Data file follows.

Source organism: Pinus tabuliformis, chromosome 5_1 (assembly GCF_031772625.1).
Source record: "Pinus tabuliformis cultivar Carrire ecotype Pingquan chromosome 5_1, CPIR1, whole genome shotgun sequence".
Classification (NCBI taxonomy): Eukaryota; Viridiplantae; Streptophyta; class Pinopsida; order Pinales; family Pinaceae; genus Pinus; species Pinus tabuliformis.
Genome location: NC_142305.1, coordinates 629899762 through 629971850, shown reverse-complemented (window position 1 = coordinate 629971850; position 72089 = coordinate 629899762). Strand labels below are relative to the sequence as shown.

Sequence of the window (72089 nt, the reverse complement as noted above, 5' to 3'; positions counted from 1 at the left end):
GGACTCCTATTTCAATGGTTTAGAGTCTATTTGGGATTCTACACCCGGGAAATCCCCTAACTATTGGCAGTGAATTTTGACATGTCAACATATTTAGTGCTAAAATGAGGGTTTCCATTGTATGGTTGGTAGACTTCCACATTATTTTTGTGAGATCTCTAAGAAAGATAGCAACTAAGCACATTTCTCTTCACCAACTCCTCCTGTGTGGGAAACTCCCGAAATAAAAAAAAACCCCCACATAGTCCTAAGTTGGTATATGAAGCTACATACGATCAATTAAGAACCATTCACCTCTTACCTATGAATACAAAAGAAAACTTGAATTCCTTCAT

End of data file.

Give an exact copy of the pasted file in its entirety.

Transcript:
Source organism: Pinus tabuliformis, chromosome 5_1 (assembly GCF_031772625.1).
Source record: "Pinus tabuliformis cultivar Carrire ecotype Pingquan chromosome 5_1, CPIR1, whole genome shotgun sequence".
Classification (NCBI taxonomy): Eukaryota; Viridiplantae; Streptophyta; class Pinopsida; order Pinales; family Pinaceae; genus Pinus; species Pinus tabuliformis.
Genome location: NC_142305.1, coordinates 629899762 through 629971850, shown reverse-complemented (window position 1 = coordinate 629971850; position 72089 = coordinate 629899762). Strand labels below are relative to the sequence as shown.

Sequence of the window (72089 nt, the reverse complement as noted above, 5' to 3'; positions counted from 1 at the left end):
GGACTCCTATTTCAATGGTTTAGAGTCTATTTGGGATTCTACACCCGGGAAATCCCCTAACTATTGGCAGTGAATTTTGACATGTCAACATATTTAGTGCTAAAATGAGGGTTTCCATTGTATGGTTGGTAGACTTCCACATTATTTTTGTGAGATCTCTAAGAAAGATAGCAACTAAGCACATTTCTCTTCACCAACTCCTCCTGTGTGGGAAACTCCCGAAATAAAAAAAAACCCCCACATAGTCCTAAGTTGGTATATGAAGCTACATACGATCAATTAAGAACCATTCACCTCTTACCTATGAATACAAAAGAAAACTTGAATTCCTTCAT